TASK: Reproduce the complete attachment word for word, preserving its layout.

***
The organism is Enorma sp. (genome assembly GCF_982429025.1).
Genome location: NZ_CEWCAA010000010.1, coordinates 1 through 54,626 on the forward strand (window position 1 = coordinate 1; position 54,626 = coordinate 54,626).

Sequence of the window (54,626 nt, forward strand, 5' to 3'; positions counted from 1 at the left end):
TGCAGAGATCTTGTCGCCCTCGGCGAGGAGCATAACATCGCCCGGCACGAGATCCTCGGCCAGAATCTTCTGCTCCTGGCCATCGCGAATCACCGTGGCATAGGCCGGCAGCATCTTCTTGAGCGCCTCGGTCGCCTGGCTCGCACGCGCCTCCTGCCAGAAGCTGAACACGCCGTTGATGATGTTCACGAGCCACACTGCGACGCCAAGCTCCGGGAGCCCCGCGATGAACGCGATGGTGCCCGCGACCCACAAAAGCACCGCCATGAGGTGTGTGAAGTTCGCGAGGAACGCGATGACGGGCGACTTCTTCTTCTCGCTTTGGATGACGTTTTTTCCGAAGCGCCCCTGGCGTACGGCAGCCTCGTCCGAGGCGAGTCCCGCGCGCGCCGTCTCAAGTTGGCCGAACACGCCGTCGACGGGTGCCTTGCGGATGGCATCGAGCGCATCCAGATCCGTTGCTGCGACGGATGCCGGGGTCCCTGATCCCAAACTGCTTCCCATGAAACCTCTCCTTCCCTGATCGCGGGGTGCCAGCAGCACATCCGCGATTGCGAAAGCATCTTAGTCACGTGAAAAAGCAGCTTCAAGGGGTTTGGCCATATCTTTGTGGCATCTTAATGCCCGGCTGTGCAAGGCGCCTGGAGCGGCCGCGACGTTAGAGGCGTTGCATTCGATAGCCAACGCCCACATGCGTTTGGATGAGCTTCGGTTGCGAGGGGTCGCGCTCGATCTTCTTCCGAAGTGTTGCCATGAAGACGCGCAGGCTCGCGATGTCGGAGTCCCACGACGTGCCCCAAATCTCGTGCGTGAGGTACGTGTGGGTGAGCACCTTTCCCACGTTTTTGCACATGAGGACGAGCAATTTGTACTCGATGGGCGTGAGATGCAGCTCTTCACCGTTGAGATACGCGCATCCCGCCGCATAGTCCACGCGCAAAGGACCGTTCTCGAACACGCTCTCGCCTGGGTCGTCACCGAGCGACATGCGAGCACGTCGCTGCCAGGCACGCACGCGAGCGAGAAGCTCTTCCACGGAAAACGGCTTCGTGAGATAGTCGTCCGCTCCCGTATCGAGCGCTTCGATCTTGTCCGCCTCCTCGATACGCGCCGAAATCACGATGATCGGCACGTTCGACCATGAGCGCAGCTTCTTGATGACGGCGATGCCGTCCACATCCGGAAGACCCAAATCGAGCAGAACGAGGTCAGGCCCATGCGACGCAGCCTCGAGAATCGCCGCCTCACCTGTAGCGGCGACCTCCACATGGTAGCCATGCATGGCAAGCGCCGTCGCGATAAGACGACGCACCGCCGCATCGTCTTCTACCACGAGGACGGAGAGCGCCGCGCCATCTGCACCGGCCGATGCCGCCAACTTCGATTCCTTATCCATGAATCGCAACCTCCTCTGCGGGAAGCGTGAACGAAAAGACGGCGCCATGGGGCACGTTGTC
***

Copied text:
The organism is Enorma sp. (genome assembly GCF_982429025.1).
Genome location: NZ_CEWCAA010000010.1, coordinates 1 through 54,626 on the forward strand (window position 1 = coordinate 1; position 54,626 = coordinate 54,626).

Sequence of the window (54,626 nt, forward strand, 5' to 3'; positions counted from 1 at the left end):
TGCAGAGATCTTGTCGCCCTCGGCGAGGAGCATAACATCGCCCGGCACGAGATCCTCGGCCAGAATCTTCTGCTCCTGGCCATCGCGAATCACCGTGGCATAGGCCGGCAGCATCTTCTTGAGCGCCTCGGTCGCCTGGCTCGCACGCGCCTCCTGCCAGAAGCTGAACACGCCGTTGATGATGTTCACGAGCCACACTGCGACGCCAAGCTCCGGGAGCCCCGCGATGAACGCGATGGTGCCCGCGACCCACAAAAGCACCGCCATGAGGTGTGTGAAGTTCGCGAGGAACGCGATGACGGGCGACTTCTTCTTCTCGCTTTGGATGACGTTTTTTCCGAAGCGCCCCTGGCGTACGGCAGCCTCGTCCGAGGCGAGTCCCGCGCGCGCCGTCTCAAGTTGGCCGAACACGCCGTCGACGGGTGCCTTGCGGATGGCATCGAGCGCATCCAGATCCGTTGCTGCGACGGATGCCGGGGTCCCTGATCCCAAACTGCTTCCCATGAAACCTCTCCTTCCCTGATCGCGGGGTGCCAGCAGCACATCCGCGATTGCGAAAGCATCTTAGTCACGTGAAAAAGCAGCTTCAAGGGGTTTGGCCATATCTTTGTGGCATCTTAATGCCCGGCTGTGCAAGGCGCCTGGAGCGGCCGCGACGTTAGAGGCGTTGCATTCGATAGCCAACGCCCACATGCGTTTGGATGAGCTTCGGTTGCGAGGGGTCGCGCTCGATCTTCTTCCGAAGTGTTGCCATGAAGACGCGCAGGCTCGCGATGTCGGAGTCCCACGACGTGCCCCAAATCTCGTGCGTGAGGTACGTGTGGGTGAGCACCTTTCCCACGTTTTTGCACATGAGGACGAGCAATTTGTACTCGATGGGCGTGAGATGCAGCTCTTCACCGTTGAGATACGCGCATCCCGCCGCATAGTCCACGCGCAAAGGACCGTTCTCGAACACGCTCTCGCCTGGGTCGTCACCGAGCGACATGCGAGCACGTCGCTGCCAGGCACGCACGCGAGCGAGAAGCTCTTCCACGGAAAACGGCTTCGTGAGATAGTCGTCCGCTCCCGTATCGAGCGCTTCGATCTTGTCCGCCTCCTCGATACGCGCCGAAATCACGATGATCGGCACGTTCGACCATGAGCGCAGCTTCTTGATGACGGCGATGCCGTCCACATCCGGAAGACCCAAATCGAGCAGAACGAGGTCAGGCCCATGCGACGCAGCCTCGAGAATCGCCGCCTCACCTGTAGCGGCGACCTCCACATGGTAGCCATGCATGGCAAGCGCCGTCGCGATAAGACGACGCACCGCCGCATCGTCTTCTACCACGAGGACGGAGAGCGCCGCGCCATCTGCACCGGCCGATGCCGCCAACTTCGATTCCTTATCCATGAATCGCAACCTCCTCTGCGGGAAGCGTGAACGAAAAGACGGCGCCATGGGGCACGTTGTC